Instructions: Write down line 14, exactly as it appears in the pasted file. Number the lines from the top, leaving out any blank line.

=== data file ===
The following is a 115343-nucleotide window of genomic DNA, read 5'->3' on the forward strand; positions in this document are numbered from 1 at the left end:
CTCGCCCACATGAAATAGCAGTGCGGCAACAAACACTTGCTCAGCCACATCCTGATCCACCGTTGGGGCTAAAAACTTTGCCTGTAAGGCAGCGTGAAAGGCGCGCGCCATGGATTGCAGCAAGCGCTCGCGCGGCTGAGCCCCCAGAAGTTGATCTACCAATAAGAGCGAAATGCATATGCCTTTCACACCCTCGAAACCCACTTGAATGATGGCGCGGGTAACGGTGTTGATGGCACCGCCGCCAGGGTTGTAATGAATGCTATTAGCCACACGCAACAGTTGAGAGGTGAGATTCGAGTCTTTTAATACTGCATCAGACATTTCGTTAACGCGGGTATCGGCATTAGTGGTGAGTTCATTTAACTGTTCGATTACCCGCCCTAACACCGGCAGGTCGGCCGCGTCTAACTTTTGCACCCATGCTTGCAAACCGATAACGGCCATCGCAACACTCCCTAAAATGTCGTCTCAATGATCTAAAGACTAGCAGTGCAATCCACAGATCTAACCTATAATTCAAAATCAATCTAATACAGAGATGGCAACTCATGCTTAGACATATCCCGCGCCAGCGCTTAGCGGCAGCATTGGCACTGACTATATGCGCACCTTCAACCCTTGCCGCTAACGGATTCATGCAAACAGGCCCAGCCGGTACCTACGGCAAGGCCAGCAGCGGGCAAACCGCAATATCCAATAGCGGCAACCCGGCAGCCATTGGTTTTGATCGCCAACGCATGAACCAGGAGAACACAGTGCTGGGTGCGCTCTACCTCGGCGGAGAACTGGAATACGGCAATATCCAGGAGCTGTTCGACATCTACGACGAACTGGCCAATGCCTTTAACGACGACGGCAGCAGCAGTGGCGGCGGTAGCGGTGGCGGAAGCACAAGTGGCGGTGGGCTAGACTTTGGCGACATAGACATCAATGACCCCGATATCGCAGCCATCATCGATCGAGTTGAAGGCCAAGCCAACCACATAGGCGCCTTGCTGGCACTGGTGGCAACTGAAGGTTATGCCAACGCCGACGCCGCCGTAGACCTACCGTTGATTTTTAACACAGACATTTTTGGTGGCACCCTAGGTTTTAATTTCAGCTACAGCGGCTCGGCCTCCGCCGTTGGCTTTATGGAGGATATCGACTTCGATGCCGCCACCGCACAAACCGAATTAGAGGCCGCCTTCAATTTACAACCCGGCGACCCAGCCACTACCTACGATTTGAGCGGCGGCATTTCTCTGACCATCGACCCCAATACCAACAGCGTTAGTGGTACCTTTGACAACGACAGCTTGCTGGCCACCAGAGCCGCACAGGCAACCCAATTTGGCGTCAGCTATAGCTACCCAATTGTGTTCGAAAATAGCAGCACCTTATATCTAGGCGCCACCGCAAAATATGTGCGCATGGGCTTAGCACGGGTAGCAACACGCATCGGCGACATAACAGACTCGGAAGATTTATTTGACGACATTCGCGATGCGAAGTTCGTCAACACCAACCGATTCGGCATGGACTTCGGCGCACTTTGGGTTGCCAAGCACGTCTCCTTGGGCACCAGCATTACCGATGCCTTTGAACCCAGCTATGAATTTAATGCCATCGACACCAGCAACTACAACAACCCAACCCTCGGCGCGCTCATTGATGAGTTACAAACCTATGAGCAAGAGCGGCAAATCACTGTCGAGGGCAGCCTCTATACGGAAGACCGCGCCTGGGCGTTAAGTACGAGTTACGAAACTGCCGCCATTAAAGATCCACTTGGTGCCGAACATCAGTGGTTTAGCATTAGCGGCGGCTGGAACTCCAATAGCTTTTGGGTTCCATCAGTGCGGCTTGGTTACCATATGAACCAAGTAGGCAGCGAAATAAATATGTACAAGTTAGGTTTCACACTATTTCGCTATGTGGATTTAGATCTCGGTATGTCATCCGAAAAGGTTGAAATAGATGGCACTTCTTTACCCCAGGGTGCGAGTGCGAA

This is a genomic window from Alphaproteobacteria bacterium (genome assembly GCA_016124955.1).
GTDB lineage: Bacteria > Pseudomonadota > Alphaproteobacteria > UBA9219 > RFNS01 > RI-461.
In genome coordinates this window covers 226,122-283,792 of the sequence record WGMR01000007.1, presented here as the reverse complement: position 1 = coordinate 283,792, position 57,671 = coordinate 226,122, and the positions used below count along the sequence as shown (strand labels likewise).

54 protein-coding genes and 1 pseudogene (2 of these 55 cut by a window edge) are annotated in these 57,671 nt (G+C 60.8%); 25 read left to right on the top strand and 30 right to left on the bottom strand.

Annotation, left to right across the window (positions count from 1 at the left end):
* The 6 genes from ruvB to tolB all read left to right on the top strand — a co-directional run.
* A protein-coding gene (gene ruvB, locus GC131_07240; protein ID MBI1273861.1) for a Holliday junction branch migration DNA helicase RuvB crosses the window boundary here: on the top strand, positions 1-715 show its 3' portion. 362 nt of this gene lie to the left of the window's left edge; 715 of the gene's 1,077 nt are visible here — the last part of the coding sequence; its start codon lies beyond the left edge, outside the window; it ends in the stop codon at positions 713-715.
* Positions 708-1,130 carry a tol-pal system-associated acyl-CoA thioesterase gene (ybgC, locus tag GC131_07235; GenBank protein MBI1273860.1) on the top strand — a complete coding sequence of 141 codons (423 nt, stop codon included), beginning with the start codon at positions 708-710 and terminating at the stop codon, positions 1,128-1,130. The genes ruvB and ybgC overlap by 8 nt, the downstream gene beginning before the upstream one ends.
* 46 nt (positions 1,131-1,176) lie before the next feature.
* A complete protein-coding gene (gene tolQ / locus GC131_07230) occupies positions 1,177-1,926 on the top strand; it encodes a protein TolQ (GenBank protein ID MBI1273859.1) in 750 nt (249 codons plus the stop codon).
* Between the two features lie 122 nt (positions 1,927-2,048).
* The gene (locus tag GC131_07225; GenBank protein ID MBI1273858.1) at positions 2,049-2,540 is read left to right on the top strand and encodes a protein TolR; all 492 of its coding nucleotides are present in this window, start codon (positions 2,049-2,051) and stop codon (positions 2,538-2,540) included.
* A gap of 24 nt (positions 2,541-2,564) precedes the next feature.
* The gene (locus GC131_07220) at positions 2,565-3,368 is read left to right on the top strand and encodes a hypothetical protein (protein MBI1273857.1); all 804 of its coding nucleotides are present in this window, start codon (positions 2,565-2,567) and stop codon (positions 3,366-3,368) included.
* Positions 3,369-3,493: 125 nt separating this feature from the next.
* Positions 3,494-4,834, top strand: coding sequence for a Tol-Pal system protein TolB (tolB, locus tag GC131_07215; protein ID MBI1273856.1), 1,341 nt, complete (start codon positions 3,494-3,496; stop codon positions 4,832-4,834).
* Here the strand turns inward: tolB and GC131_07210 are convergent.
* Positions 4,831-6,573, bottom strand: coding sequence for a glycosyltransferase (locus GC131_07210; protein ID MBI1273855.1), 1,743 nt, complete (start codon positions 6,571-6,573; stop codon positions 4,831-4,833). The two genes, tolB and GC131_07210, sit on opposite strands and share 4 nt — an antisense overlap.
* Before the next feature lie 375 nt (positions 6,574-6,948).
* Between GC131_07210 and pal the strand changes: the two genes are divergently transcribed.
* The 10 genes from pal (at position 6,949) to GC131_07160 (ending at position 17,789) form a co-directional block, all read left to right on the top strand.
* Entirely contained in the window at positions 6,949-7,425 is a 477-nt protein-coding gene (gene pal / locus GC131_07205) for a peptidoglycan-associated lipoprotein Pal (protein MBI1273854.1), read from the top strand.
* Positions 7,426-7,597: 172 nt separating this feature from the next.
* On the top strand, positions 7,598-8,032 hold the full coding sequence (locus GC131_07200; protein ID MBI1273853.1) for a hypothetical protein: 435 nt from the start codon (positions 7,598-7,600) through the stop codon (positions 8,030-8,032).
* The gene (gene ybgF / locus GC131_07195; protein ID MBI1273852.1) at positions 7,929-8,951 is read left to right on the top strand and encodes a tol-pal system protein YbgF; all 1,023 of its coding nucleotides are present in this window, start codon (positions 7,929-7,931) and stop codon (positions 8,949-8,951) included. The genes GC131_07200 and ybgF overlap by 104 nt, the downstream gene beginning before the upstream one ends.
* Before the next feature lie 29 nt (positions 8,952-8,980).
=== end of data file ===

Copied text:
* The gene (locus tag GC131_07225; GenBank protein ID MBI1273858.1) at positions 2,049-2,540 is read left to right on the top strand and encodes a protein TolR; all 492 of its coding nucleotides are present in this window, start codon (positions 2,049-2,051) and stop codon (positions 2,538-2,540) included.